You don’t need to wait for something to happen and then read a new state and re-display things. Instead, you rather fire off a change in the system, a machinery starts ticking and out comes a notification that will push an update to your UI. And this is normally fast enough that the user never notices there was a delay. And instead of a complex amount of spaghetti, you have a handful of simple, easy to test, and highly reusable steps that the stack chains together.

Decoupling is the holy grail of scaling software complexity, and CELP actively encourages it where other systems make it “doable, but hard”.


Our Experience So Far

In spring 2021 we decided to take the plunge and start redoing our main backend (which back then was simple enough to make a rewrite feasible). Co-workers with no prior experience did some work like going through Dave Thomas’ excellent course Elixir for Programmers while the project got set up by those with prior experience. Learning Elixir if you already know other languages isn’t too hard and pretty quickly, the whole team was going at it.

It took us around six weeks to get most functionality working and, indeed, probably another six to tweak the last bits :-). That’s software development in a nutshell, of course. Cut-over was pretty uneventful, and thanks to our already existing event-based architecture we could just let both event streams converge before making the switch (essentially, we replayed all the events stored in DynamoDB in the new system to make sure we had the same data)

One promise that CELP made true, in comparison with the old system, was speed. Changes are initiated by commands, which when applied to the domain model create events, which in turn cause our read-only projection database to be updated.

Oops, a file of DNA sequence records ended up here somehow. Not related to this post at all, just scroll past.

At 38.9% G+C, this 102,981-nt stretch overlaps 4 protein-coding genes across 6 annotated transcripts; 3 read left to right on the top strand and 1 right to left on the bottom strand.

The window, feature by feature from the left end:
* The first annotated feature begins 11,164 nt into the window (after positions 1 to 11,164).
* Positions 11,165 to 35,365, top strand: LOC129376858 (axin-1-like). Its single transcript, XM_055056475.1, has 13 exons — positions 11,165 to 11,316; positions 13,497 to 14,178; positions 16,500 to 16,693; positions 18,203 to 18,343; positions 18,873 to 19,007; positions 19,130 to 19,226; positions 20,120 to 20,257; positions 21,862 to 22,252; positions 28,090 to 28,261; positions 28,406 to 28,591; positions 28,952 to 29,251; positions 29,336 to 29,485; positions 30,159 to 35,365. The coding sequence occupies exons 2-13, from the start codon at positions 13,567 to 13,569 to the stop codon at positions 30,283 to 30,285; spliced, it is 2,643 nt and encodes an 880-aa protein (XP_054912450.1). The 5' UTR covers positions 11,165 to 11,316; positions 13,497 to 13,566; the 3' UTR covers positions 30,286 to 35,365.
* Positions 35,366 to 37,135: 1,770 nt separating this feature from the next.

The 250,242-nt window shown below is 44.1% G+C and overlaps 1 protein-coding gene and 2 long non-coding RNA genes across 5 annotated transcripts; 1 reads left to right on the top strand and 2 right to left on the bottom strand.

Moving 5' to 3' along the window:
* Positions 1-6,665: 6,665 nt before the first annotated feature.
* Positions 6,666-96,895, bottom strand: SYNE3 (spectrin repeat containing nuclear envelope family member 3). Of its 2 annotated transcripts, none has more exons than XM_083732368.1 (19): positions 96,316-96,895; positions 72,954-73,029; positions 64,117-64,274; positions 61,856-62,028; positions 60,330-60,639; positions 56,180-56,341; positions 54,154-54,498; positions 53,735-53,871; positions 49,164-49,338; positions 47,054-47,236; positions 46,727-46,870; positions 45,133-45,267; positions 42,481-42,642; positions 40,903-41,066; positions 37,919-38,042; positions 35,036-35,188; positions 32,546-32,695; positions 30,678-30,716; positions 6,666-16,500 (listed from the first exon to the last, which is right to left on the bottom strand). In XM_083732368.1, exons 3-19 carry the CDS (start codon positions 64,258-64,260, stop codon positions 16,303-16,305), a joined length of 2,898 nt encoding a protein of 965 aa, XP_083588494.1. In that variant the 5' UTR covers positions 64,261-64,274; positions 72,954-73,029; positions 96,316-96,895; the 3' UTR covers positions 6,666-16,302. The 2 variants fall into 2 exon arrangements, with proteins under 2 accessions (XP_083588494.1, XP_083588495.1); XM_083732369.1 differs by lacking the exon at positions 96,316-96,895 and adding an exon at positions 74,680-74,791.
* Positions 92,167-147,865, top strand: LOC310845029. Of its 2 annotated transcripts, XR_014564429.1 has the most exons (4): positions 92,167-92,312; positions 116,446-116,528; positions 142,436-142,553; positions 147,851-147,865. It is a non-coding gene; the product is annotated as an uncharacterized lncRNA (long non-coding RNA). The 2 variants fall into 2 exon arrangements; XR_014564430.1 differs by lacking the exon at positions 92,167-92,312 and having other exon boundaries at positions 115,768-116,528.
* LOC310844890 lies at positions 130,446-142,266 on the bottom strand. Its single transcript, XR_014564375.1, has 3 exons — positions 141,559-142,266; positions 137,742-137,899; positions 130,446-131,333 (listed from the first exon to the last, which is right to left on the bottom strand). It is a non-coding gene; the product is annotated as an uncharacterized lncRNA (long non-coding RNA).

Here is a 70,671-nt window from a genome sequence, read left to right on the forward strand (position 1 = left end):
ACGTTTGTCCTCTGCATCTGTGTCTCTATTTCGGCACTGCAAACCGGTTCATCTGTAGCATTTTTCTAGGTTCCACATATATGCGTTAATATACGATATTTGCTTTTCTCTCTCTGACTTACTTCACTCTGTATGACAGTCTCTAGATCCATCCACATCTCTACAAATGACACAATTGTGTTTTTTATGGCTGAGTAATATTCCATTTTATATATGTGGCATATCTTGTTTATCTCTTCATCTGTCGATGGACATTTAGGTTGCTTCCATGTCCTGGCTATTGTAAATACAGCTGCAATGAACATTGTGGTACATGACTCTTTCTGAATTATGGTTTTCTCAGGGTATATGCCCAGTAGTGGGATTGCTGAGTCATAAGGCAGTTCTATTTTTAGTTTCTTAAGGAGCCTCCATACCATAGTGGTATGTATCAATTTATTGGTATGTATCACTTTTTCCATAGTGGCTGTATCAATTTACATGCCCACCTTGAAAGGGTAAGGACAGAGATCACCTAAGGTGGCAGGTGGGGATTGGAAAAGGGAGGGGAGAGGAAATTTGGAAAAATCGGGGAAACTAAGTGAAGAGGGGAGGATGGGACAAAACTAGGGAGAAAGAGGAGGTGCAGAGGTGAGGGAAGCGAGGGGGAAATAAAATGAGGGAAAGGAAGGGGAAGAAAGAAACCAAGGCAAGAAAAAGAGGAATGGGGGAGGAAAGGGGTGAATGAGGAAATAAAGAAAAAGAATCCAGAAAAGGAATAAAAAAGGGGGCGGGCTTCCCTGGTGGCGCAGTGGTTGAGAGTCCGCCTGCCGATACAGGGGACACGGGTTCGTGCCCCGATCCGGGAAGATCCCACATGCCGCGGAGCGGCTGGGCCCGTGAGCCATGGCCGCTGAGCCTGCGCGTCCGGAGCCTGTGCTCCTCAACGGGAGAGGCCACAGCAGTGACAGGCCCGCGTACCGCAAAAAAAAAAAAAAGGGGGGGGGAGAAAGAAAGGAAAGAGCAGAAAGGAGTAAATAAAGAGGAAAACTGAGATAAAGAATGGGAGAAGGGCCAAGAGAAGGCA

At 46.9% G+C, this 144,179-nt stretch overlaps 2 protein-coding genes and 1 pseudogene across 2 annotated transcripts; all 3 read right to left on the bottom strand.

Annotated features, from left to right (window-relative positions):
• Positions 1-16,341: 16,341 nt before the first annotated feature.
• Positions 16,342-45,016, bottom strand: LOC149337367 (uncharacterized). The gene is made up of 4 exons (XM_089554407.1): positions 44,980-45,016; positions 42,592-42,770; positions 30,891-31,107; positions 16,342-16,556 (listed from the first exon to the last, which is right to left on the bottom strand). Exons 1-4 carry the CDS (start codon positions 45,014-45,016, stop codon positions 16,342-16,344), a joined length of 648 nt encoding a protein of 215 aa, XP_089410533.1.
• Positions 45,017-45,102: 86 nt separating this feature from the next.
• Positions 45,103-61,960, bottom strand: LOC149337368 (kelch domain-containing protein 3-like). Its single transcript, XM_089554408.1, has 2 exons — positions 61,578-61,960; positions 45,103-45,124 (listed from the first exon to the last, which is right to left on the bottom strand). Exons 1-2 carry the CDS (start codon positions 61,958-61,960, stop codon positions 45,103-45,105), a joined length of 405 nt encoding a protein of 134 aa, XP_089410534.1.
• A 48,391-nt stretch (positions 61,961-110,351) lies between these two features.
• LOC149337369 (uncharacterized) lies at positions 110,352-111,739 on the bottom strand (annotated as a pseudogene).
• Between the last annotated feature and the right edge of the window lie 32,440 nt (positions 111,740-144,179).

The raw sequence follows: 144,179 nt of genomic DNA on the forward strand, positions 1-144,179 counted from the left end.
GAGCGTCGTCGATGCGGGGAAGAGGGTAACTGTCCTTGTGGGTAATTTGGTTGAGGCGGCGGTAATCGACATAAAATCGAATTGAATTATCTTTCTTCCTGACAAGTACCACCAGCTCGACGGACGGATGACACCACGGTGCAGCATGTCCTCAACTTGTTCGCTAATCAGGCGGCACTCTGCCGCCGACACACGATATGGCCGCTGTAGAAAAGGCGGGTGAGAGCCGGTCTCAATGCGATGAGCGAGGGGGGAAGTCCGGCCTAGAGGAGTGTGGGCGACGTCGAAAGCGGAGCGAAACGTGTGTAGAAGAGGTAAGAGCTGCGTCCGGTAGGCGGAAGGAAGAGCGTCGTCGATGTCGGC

The update also sends Phoenix PubSub signals so that active LiveViews can refresh their data. And this all happens in the blink of an eye so that when a user changes something in the UI we can often just let this asynchronous mechanism handle things, the view is updated before the user starts wondering what is going on, the new data is already there. 

An added benefit here is that all other users automatically also see the data change; the sort of liveliness that is often hard to implement and get right on other platforms is now the default for us.


Concluding Thoughts

Elixir is built on an absolutely rock solid foundation, so the system has given us no surprises in production.  It just works, it is frugal with hardware resources, and if it fails it is usually with a loud bang and a very big pointer at the cause (invariably of our own making), Further, its immutability and process model seem to make a whole class of subtle production issues impossible. 

We just passed a billion events stored, and while we know that we want to do some work on the platform to make a couple of things nicer (especially around expiring old events), there’s been no reason for us to doubt our decision to go with CELP.

In the next installment, we’ll discuss how Elixir and running things as a monolith allowed us to fire up the DeLorean, check the flux capacitor, floor the pedal, and hit 88 mph in reverse to move us back to a simpler era of infrastructure design.